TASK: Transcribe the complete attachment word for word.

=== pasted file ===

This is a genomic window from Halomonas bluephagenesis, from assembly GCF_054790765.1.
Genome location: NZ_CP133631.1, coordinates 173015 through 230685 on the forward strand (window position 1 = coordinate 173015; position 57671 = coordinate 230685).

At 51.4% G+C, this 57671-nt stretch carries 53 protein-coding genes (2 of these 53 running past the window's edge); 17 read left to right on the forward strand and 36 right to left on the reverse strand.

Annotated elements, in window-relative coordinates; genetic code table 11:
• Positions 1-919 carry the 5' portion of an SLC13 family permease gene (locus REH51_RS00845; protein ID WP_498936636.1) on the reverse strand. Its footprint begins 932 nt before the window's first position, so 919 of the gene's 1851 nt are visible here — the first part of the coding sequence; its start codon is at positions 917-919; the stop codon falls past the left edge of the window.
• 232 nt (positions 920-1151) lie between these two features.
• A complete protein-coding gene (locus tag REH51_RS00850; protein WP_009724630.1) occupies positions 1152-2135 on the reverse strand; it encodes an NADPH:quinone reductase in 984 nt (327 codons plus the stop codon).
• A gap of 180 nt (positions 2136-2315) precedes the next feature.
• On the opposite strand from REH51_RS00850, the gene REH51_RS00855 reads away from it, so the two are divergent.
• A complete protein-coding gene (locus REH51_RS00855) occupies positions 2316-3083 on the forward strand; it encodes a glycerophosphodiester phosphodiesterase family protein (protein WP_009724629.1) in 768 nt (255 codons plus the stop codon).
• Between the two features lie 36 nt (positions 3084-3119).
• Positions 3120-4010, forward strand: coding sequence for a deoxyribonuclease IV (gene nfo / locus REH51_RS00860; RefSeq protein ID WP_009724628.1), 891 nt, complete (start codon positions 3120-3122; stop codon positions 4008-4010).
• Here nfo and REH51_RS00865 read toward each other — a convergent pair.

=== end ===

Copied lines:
This is a genomic window from Halomonas bluephagenesis, from assembly GCF_054790765.1.
Genome location: NZ_CP133631.1, coordinates 173015 through 230685 on the forward strand (window position 1 = coordinate 173015; position 57671 = coordinate 230685).

At 51.4% G+C, this 57671-nt stretch carries 53 protein-coding genes (2 of these 53 running past the window's edge); 17 read left to right on the forward strand and 36 right to left on the reverse strand.

Annotated elements, in window-relative coordinates; genetic code table 11:
• Positions 1-919 carry the 5' portion of an SLC13 family permease gene (locus REH51_RS00845; protein ID WP_498936636.1) on the reverse strand. Its footprint begins 932 nt before the window's first position, so 919 of the gene's 1851 nt are visible here — the first part of the coding sequence; its start codon is at positions 917-919; the stop codon falls past the left edge of the window.
• 232 nt (positions 920-1151) lie between these two features.
• A complete protein-coding gene (locus tag REH51_RS00850; protein WP_009724630.1) occupies positions 1152-2135 on the reverse strand; it encodes an NADPH:quinone reductase in 984 nt (327 codons plus the stop codon).
• A gap of 180 nt (positions 2136-2315) precedes the next feature.
• On the opposite strand from REH51_RS00850, the gene REH51_RS00855 reads away from it, so the two are divergent.
• A complete protein-coding gene (locus REH51_RS00855) occupies positions 2316-3083 on the forward strand; it encodes a glycerophosphodiester phosphodiesterase family protein (protein WP_009724629.1) in 768 nt (255 codons plus the stop codon).
• Between the two features lie 36 nt (positions 3084-3119).
• Positions 3120-4010, forward strand: coding sequence for a deoxyribonuclease IV (gene nfo / locus REH51_RS00860; RefSeq protein ID WP_009724628.1), 891 nt, complete (start codon positions 3120-3122; stop codon positions 4008-4010).
• Here nfo and REH51_RS00865 read toward each other — a convergent pair.